The key to unlocking the mind(s) of David Feherty is …

Episode four of the Golf Channel series, “Feherty,” takes on TNT’s Charles Barkley Tuesday night (6 p.m., 9 p.m., 10:30 p.m.). (Earlier episodes with Lee Trevino, Don Cheadle and Tom Watson reair all the time …. )

You may have noticed some of the ads for the show include media reviews. Like, “The Los Angeles Daily News says, ‘We want more. We need more.'”

What a moron. But it’s true.

Before David Feherty took a seat next to Jay Leno on NBC’s “Tonight” show this afternoon (watch the clips linked here and here), he was sitting next to us taking down a slice of strawberry cheesecake with a scoop of vanilla ice cream at the original Bob’s Big Boy in Burbank, just down the street from the Leno studio. We ordered the same — the attempt was to get us started on the same page, with the same fork.

We’re not a licensed psychologist, or even a trained locksmith. But we felt the key to getting inside the twisted mind of Feherty was to come up with 20 (or so) questions that probed as many different areas of the cerebral cortex as we could get in, before we got kicked out of the booth because a party of four — a mom with three screaming kids — needed a place to sit in the always crowded eatery.

We’ll serve up slices of the Q-and-A throughout the week, leading to Friday’s media’s full-on hook shot.

Tee it up, and read it with that thick Northern Irish accent in your head as the narrative continues:

== The one guest you’d want to interview for your Golf Channel show but doubt you’ll ever get?


“Bill Murray. He’s one of the most important figures in golf that people don’t realize. ‘Caddyshack,’ which is by far nowhere near his best work — and it annoys him at times that people equate him with that — but it changed a lot of people’s opinions, influenced a lot of people, about the country-club set, lampooned it, and made golf seem more accessible to Ordinary Joes. It shined a light up the kilt of the golf establishment. He was at the forefront of it and I’m not sure any of them knew the kind of long-term impact that it might have. He’s a most unusual man. He doesn’t have a cell phone. People give scripts to him leaving them at the gym and hoping he’ll pick them up. He has six boys and he looks after them himself, with no nanny. He’s a passionate and brilliant actor. ‘Lost in Translation’ is just sensational.”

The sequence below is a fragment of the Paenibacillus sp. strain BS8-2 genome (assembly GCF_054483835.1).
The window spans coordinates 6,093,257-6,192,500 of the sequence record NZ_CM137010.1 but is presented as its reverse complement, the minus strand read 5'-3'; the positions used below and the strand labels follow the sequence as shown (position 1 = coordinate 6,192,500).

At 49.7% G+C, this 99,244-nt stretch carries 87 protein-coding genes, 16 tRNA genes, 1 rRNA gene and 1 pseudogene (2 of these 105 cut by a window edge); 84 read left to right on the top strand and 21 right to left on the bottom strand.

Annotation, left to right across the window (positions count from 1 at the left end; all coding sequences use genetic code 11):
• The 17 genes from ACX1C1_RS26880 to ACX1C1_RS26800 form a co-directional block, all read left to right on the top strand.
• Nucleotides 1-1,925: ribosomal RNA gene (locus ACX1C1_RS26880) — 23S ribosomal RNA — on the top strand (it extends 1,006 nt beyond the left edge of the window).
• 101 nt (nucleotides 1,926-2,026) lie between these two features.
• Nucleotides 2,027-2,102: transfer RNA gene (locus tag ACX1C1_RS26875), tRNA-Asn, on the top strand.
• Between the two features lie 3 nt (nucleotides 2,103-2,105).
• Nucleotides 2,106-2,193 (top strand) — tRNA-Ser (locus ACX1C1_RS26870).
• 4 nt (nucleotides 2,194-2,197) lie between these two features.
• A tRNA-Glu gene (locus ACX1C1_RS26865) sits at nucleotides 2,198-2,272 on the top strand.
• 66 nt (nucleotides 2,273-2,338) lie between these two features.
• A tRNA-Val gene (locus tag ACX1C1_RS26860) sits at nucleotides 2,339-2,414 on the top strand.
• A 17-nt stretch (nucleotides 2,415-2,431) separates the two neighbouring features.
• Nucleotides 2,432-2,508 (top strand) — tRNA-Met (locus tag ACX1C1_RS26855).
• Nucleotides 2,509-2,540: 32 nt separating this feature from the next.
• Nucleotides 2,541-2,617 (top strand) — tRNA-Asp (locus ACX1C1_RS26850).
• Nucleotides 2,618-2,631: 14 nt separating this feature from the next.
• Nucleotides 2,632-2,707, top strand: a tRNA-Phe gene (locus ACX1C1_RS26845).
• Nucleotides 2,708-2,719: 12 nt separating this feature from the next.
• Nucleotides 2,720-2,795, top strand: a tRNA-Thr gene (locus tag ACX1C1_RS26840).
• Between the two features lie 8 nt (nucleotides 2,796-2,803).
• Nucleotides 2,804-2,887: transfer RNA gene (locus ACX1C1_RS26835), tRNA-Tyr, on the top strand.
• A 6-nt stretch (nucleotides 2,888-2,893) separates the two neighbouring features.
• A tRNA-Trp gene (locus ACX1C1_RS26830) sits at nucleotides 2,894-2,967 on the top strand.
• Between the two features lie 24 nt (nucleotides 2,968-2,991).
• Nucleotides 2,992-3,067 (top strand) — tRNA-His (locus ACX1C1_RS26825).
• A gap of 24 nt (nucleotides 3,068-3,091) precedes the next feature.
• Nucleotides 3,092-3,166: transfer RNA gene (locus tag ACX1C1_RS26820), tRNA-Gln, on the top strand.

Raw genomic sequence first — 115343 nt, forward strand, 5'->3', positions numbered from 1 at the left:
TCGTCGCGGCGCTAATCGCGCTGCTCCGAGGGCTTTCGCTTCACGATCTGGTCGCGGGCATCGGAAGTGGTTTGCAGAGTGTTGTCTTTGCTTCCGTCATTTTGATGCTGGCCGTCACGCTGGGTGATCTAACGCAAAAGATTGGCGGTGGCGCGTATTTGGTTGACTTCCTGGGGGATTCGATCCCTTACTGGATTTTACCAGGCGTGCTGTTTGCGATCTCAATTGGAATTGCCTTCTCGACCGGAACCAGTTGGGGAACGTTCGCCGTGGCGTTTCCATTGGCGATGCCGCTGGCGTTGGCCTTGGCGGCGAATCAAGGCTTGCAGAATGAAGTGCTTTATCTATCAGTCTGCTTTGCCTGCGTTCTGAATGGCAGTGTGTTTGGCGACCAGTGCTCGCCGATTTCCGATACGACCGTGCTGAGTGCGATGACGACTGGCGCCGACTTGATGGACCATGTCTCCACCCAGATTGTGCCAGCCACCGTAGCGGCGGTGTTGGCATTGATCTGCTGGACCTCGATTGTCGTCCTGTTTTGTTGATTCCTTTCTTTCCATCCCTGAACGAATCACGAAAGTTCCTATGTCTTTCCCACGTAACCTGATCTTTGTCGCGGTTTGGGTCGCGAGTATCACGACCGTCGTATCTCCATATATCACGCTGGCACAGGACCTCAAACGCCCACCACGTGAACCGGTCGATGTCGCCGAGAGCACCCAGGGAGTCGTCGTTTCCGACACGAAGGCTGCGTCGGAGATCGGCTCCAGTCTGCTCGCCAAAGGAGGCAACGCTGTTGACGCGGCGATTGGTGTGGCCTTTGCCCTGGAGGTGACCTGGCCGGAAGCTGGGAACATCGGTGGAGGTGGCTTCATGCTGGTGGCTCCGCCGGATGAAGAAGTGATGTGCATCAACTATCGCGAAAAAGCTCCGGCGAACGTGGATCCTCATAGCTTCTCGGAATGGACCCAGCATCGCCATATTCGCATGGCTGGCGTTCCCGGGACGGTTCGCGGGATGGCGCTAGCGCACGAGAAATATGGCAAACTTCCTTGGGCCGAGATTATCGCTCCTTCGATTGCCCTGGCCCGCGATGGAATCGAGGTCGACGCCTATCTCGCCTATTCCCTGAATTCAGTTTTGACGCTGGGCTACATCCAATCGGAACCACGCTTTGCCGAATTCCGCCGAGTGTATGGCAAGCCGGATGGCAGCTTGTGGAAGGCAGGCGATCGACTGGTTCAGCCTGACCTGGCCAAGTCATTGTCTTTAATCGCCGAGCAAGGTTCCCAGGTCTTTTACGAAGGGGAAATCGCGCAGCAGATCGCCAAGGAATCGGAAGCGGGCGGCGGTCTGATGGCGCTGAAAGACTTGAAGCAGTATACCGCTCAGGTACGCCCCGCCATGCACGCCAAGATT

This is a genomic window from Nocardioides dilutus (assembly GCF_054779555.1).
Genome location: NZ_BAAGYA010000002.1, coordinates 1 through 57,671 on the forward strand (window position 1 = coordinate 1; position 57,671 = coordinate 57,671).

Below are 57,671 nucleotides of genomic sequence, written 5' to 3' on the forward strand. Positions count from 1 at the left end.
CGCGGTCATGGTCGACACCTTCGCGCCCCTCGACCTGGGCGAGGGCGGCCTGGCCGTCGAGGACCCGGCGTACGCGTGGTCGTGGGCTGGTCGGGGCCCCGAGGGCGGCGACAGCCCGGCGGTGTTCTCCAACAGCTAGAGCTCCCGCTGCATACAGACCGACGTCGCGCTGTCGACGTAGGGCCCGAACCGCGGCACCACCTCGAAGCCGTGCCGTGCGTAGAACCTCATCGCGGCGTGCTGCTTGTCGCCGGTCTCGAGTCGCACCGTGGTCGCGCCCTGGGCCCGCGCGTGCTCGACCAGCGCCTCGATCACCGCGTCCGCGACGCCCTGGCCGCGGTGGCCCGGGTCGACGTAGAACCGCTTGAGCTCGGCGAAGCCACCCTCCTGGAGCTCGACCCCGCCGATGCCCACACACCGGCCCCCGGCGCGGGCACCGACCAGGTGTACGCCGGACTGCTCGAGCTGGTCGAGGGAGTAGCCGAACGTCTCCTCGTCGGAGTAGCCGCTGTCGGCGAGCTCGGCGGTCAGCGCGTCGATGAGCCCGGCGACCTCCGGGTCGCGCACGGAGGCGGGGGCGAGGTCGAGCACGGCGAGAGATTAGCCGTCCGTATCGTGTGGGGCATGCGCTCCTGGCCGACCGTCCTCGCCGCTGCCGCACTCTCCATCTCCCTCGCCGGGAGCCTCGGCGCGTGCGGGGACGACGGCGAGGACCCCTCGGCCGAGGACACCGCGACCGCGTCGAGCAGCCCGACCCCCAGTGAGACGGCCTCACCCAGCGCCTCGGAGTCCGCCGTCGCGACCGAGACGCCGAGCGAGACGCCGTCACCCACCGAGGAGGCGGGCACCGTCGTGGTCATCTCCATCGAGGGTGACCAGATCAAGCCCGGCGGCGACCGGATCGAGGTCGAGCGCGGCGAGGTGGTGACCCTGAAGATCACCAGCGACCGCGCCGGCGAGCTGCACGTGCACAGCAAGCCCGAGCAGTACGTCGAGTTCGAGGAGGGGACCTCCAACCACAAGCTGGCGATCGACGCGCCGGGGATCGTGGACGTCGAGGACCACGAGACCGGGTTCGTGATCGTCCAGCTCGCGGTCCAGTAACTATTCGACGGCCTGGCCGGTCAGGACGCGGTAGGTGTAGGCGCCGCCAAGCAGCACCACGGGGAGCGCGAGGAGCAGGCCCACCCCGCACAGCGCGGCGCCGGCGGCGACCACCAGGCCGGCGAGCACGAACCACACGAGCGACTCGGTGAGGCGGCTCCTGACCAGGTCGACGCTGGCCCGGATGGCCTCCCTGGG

== We read you’d also like to get Colin Montgomerie on. Perhaps as “Mrs. Doubtfire.” You are credited as the first to give him that nickname. True?

“I actually didn’t, but I’m all right with that. It was an English bloke called John Hawksworth. But when the press came asking, ‘What’s it like playing with Mrs. Doubtfire,’ then it was me who it was pinned to it. I’ve never used it on the air. I’ve said things like he had ‘a face like a bulldog licking piss off a medal,’ or ‘a warthog chewing the head off a wasp’.”

== Jim Nantz is …

“Exactly who you’d think he is. He’s a rock that we all hide behind in bad weather. He’s the best. A great friend.”

== Gary McCord is …

“Fundamentally not right in the head. It’s one reason we get along. He grew old, but not up.”

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== This weekend at the British Open, Rory McIlroy will …

“He’ll contend. I really do think that. I interviewed him a week ago (for the “Feherty” show) and he just has the most extraordinary sense of calm about him that you usually find in people not just older, but much older. He said something really telling to me: ‘I realize at this stage in my career . . .’ I’m thinking, ‘At what age? When you were 11?’ I’m thinking, ‘Wow, it took me 52 years to figure that out.’ It’s when you start realizing you don’t have much time left, you usually start to figure that kind of thing out. He’s got that going for him. I think he’s favored. ”

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